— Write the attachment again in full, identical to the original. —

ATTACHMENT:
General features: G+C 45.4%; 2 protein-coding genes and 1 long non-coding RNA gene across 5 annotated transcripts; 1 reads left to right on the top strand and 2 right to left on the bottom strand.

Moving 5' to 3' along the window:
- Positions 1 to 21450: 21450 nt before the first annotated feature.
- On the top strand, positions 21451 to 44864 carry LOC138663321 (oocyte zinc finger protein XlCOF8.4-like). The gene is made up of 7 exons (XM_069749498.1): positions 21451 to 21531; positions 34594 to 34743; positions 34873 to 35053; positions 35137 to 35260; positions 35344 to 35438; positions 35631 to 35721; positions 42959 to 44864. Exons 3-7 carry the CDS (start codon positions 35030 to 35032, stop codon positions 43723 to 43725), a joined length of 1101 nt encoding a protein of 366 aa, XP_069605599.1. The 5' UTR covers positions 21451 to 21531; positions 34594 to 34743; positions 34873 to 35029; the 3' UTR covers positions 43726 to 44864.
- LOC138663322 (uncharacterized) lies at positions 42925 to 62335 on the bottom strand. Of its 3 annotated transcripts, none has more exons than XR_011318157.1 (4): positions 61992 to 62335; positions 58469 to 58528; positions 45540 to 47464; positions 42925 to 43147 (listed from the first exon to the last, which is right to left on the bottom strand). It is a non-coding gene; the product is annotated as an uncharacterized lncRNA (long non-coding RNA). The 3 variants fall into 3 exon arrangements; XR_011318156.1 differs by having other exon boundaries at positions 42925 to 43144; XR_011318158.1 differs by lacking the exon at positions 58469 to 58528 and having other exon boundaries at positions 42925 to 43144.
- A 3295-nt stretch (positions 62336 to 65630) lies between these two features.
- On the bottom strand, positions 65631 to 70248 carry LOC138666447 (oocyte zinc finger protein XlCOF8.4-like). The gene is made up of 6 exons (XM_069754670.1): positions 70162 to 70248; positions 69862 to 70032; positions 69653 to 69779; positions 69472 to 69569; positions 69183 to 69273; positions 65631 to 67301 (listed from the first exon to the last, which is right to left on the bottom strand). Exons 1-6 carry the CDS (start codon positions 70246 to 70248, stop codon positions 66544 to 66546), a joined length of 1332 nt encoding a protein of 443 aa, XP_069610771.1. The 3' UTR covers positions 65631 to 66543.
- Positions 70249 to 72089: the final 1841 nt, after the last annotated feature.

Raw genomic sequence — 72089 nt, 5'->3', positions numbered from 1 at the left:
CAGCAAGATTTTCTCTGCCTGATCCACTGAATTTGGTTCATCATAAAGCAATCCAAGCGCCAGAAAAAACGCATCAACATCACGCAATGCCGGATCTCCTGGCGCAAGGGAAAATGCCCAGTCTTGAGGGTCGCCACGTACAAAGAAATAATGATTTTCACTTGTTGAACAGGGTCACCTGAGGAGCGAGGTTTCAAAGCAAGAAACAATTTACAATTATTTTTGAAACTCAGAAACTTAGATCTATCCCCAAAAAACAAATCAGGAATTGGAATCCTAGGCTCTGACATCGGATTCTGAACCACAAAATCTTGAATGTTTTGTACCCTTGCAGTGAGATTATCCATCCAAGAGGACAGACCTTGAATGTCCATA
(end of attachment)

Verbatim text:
General features: G+C 45.4%; 2 protein-coding genes and 1 long non-coding RNA gene across 5 annotated transcripts; 1 reads left to right on the top strand and 2 right to left on the bottom strand.

Moving 5' to 3' along the window:
- Positions 1 to 21450: 21450 nt before the first annotated feature.
- On the top strand, positions 21451 to 44864 carry LOC138663321 (oocyte zinc finger protein XlCOF8.4-like). The gene is made up of 7 exons (XM_069749498.1): positions 21451 to 21531; positions 34594 to 34743; positions 34873 to 35053; positions 35137 to 35260; positions 35344 to 35438; positions 35631 to 35721; positions 42959 to 44864. Exons 3-7 carry the CDS (start codon positions 35030 to 35032, stop codon positions 43723 to 43725), a joined length of 1101 nt encoding a protein of 366 aa, XP_069605599.1. The 5' UTR covers positions 21451 to 21531; positions 34594 to 34743; positions 34873 to 35029; the 3' UTR covers positions 43726 to 44864.
- LOC138663322 (uncharacterized) lies at positions 42925 to 62335 on the bottom strand. Of its 3 annotated transcripts, none has more exons than XR_011318157.1 (4): positions 61992 to 62335; positions 58469 to 58528; positions 45540 to 47464; positions 42925 to 43147 (listed from the first exon to the last, which is right to left on the bottom strand). It is a non-coding gene; the product is annotated as an uncharacterized lncRNA (long non-coding RNA). The 3 variants fall into 3 exon arrangements; XR_011318156.1 differs by having other exon boundaries at positions 42925 to 43144; XR_011318158.1 differs by lacking the exon at positions 58469 to 58528 and having other exon boundaries at positions 42925 to 43144.
- A 3295-nt stretch (positions 62336 to 65630) lies between these two features.
- On the bottom strand, positions 65631 to 70248 carry LOC138666447 (oocyte zinc finger protein XlCOF8.4-like). The gene is made up of 6 exons (XM_069754670.1): positions 70162 to 70248; positions 69862 to 70032; positions 69653 to 69779; positions 69472 to 69569; positions 69183 to 69273; positions 65631 to 67301 (listed from the first exon to the last, which is right to left on the bottom strand). Exons 1-6 carry the CDS (start codon positions 70246 to 70248, stop codon positions 66544 to 66546), a joined length of 1332 nt encoding a protein of 443 aa, XP_069610771.1. The 3' UTR covers positions 65631 to 66543.
- Positions 70249 to 72089: the final 1841 nt, after the last annotated feature.

Raw genomic sequence — 72089 nt, 5'->3', positions numbered from 1 at the left:
CAGCAAGATTTTCTCTGCCTGATCCACTGAATTTGGTTCATCATAAAGCAATCCAAGCGCCAGAAAAAACGCATCAACATCACGCAATGCCGGATCTCCTGGCGCAAGGGAAAATGCCCAGTCTTGAGGGTCGCCACGTACAAAGAAATAATGATTTTCACTTGTTGAACAGGGTCACCTGAGGAGCGAGGTTTCAAAGCAAGAAACAATTTACAATTATTTTTGAAACTCAGAAACTTAGATCTATCCCCAAAAAACAAATCAGGAATTGGAATCCTAGGCTCTGACATCGGATTCTGAACCACAAAATCTTGAATGTTTTGTACCCTTGCAGTGAGATTATCCATCCAAGAGGACAGACCTTGAATGTCCATA